When Did This Become Therapy?

I love my job.

Yes, there are frustrations.  Yes, teenagers make me want to pull my hair out.  Yes, I do currently need another 7 cups of coffee.

When Monday begins by getting text messages while I’m in the shower at 5:30 a.m. that one of my lead teachers is out sick for the day…followed by getting another text message 20 minutes later that my other lead teacher is out for the day…I jump into overdrive.

My morning became a blur of getting sub plans, test keys, and copies printed.  Trying to figure out exactly everything that needed to be accomplished.

I can handle it all.

It just adds a little craziness to my day.

It’s ok, because I had coffee this morning.  And more importantly, I had some time with Jesus this morning.

And on top of the absolute insanity that today has brought, a wonderful, amazing gift was just dropped in my lap.  I got to work with one of the kiddos that I don’t get to work with very often.  And he was working on a study guide for Of Mice and Men.

I love John Steinbeck.

I love Of Mice and Men.

Helping students make the connections in the story just brings happiness to my day.

Because…I’m a nerd.

I’m a HUGE nerd.

I even went as a nerd for Halloween this year.

See…

Snapchat-1664857427.jpg

I’m also an adorable nerd.

I love my pocket protector.  And my slide rule, in it’s own leather case.

The suspenders I was ready to burn.  No woman should ever have to wear suspenders.

Anyway, we’re getting off track…

I totally went all uber nerd on one of my students this morning.  He was working on his study guide for Of Mice and Men and one of the questions asked how it would make you feel needing to kill a beloved pet.  My student asked when this class became a therapy session.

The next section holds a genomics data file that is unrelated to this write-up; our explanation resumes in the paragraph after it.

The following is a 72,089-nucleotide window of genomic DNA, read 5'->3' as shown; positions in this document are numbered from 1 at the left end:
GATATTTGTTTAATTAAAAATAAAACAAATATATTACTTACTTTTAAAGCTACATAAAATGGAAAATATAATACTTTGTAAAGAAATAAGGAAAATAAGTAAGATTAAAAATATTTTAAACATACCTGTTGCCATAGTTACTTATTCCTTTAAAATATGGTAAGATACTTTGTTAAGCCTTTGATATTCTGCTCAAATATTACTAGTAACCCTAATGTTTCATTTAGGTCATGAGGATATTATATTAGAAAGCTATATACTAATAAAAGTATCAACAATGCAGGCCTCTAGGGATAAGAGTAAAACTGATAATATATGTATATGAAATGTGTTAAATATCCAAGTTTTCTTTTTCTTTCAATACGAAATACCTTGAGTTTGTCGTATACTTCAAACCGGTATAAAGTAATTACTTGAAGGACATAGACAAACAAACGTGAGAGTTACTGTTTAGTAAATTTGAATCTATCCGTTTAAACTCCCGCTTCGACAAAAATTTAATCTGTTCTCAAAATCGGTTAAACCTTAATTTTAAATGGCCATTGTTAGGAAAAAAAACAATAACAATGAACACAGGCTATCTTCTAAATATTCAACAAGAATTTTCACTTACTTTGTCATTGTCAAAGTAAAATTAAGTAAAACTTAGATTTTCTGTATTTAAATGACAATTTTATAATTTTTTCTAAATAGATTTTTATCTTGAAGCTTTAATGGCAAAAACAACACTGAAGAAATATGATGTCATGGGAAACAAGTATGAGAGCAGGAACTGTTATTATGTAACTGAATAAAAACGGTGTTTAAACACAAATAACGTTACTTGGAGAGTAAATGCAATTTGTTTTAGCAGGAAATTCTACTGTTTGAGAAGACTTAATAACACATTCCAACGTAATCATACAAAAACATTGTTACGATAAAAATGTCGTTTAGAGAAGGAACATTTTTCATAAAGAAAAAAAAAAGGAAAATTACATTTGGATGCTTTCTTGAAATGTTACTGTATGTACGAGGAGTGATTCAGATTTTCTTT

Always.

When reading great literature, the goal is always to make you think.  Make you feel.  Make you explore your feelings about the things that you think about.

Always.

My student and I then proceeded to have a conversation where I explained the difference between a whore and a tart, and how in society today, the word whore is often misused.

Conversations like this make me love my job.  I get all warm and fuzzy inside.

Some days, you have to look really hard to find the good in the day.  Especially on days where many things go wrong, or are crazy.  Those are the days that you purposefully must look for the good in the world.

And though it may seem odd that a conversation about the differences between a whore and a tart are the thing that brightens your day, some days…you just have to roll with it.

Life is crazy.  Enjoy the ride.

One thought on “When Did This Become Therapy?

  1. The earliest known reference to music therapy appeared in 1789: an article in Columbian Magazine titled Music Physically Considered. The first recorded music therapy intervention notable physical and emotional responses to music led the doctors and nurses to request the hiring of musicians by the hospitals. It was soon evident that the hospital musicians needed some prior training before entering the facility and so the demand grew for a college curriculum. A very brief historical glimpse of this fascinating profession follows, below. titled Music Physically Considered. In the early 18, writings on the therapeutic value of music appeared in two medical dissertations, the first published by Edwin Atlee (1804) and the second by Samuel Mathews (1806). Atlee and Mathews were both students of Dr. Benjamin Rush, a physician and psychiatrist who was a strong proponent of using music to treat medical diseases. The 18 also saw the first recorded music therapy intervention in an institutional setting (Blackwell s Island in New York) as well as the first recorded systematic experiment in music therapy (Corning s use of music to alter dream states during psychotherapy).

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